Will Mook

Will Mook, the new executive director of Advocates for Multi-Use of Public Land, with his dog Clyde

Guide and avalanche educator Will Mook of Victor has been hired as the executive director of AMPL, Advocates for Multi-Use of Public Lands, a regional organization dedicated to maintaining and protecting motorized and non-motorized recreational access.

Mook is the co-founder of The Mountain Riding Lab, a company that offers motorized avalanche courses in Idaho, Wyoming, and Montana, and he’s a member of the Teton County Idaho Search & Rescue team. He said he was alerted to the job opening by a contact at the snow safety company BCA, and felt that the position fell in line with his passions.

He’s wrapping up his summer as a fishing guide and plunging into the world of nonprofits later this month.

“I have a lot to learn, I’ve never worked for a nonprofit,” Mook said. “Fortunately I have a lot of really good mentors, including right here in my house—my wife has been a development director for nonprofits for years.”

Mook studied conservation biology at St. Lawrence University in New York and said he holds a deep respect for wildlife and the preservation of open spaces, but feels there is a need for balance so that everyone can recreate on public land.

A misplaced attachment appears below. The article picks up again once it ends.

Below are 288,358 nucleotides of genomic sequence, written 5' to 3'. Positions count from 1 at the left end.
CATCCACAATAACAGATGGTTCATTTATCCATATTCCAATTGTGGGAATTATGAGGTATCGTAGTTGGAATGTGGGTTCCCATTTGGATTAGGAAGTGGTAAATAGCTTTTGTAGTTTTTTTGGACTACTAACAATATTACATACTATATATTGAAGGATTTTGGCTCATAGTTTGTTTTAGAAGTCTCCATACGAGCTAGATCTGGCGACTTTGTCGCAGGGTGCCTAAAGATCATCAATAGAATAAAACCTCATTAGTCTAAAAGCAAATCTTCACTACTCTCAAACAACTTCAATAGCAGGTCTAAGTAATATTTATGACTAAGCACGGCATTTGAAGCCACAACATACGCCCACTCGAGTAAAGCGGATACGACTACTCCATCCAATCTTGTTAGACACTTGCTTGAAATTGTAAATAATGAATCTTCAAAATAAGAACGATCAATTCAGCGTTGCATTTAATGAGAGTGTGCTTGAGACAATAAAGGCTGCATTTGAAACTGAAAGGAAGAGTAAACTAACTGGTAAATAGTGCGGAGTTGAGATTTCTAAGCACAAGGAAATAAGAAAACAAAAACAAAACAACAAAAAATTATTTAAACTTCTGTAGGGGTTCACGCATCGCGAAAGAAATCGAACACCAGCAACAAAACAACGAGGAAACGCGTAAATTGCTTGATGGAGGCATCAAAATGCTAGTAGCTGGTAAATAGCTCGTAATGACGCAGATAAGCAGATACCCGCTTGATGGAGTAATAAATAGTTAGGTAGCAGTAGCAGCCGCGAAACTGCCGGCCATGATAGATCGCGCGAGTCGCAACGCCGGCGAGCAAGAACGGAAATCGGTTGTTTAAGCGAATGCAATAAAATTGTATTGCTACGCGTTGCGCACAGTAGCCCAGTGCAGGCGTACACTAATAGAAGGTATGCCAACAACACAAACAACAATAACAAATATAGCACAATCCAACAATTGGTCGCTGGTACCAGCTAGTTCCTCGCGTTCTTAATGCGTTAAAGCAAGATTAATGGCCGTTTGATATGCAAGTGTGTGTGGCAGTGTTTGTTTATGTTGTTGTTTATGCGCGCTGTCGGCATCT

“I think as Americans, one of our greatest accomplishments is the creation of public land,” he said. “There are so many different ways to recreate here, and I want to promote equal access for all.”

He plans to continue running The Mountain Riding Lab, and feels the two roles will complement each other. While he hasn’t started work at AMPL yet, he has a few projects in mind already.

One idea is to partner with Teton County, Wyoming Search & Rescue to install beacon checkers at trailheads that are seeing an increase in users, such as Mosquito Creek and North Fork Fall Creek. Another is to fundraise to plow the Phillips Ridge parking lot on Teton Pass in the winter. Currently snowmobilers who want to ride out to motorized-accessible areas north of Teton Pass have to park on a narrow pull-out below Phillips Ridge proper.

“Currently the access is pretty dangerous because it’s a hard place to merge onto the road,” Mook said. “I’m surprised there aren’t more accidents there.”

AMPL has long-term goals that have been in the works since its inception in 2017, including advocating for multi-use access in the Palisades range and participating in the Bridger Teton National Forest forest planning process.

“I’m looking forward to working with the public and community to see what their goals are and find creative ways to promote and achieve multi-use access,” Mook said.

AMPL is participating in Old Bill’s, the Jackson version of the Tin Cup Challenge. For more information visit teamampl.org.